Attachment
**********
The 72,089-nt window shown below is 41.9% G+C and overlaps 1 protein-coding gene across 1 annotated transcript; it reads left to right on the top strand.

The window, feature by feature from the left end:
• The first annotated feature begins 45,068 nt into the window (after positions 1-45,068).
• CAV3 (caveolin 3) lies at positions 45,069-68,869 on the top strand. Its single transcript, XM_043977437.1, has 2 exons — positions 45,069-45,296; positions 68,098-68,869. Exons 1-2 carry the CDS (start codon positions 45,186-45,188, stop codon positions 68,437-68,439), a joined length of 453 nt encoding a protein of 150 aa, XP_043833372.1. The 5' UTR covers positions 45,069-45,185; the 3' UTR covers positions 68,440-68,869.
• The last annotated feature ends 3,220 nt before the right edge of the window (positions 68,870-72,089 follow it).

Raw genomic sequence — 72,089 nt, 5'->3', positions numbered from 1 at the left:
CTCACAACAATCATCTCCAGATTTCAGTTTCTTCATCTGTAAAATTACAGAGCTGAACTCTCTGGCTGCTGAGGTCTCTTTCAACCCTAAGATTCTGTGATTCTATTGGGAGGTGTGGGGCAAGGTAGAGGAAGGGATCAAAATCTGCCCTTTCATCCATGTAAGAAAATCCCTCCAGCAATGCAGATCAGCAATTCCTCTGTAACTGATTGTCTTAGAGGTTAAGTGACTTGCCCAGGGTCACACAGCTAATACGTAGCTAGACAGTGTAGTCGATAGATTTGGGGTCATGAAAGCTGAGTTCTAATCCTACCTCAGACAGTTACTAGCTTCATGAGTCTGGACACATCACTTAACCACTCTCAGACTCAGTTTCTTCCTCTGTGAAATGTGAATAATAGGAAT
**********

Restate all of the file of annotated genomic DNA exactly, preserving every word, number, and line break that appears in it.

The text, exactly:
The 72,089-nt window shown below is 41.9% G+C and overlaps 1 protein-coding gene across 1 annotated transcript; it reads left to right on the top strand.

The window, feature by feature from the left end:
• The first annotated feature begins 45,068 nt into the window (after positions 1-45,068).
• CAV3 (caveolin 3) lies at positions 45,069-68,869 on the top strand. Its single transcript, XM_043977437.1, has 2 exons — positions 45,069-45,296; positions 68,098-68,869. Exons 1-2 carry the CDS (start codon positions 45,186-45,188, stop codon positions 68,437-68,439), a joined length of 453 nt encoding a protein of 150 aa, XP_043833372.1. The 5' UTR covers positions 45,069-45,185; the 3' UTR covers positions 68,440-68,869.
• The last annotated feature ends 3,220 nt before the right edge of the window (positions 68,870-72,089 follow it).

Raw genomic sequence — 72,089 nt, 5'->3', positions numbered from 1 at the left:
CTCACAACAATCATCTCCAGATTTCAGTTTCTTCATCTGTAAAATTACAGAGCTGAACTCTCTGGCTGCTGAGGTCTCTTTCAACCCTAAGATTCTGTGATTCTATTGGGAGGTGTGGGGCAAGGTAGAGGAAGGGATCAAAATCTGCCCTTTCATCCATGTAAGAAAATCCCTCCAGCAATGCAGATCAGCAATTCCTCTGTAACTGATTGTCTTAGAGGTTAAGTGACTTGCCCAGGGTCACACAGCTAATACGTAGCTAGACAGTGTAGTCGATAGATTTGGGGTCATGAAAGCTGAGTTCTAATCCTACCTCAGACAGTTACTAGCTTCATGAGTCTGGACACATCACTTAACCACTCTCAGACTCAGTTTCTTCCTCTGTGAAATGTGAATAATAGGAAT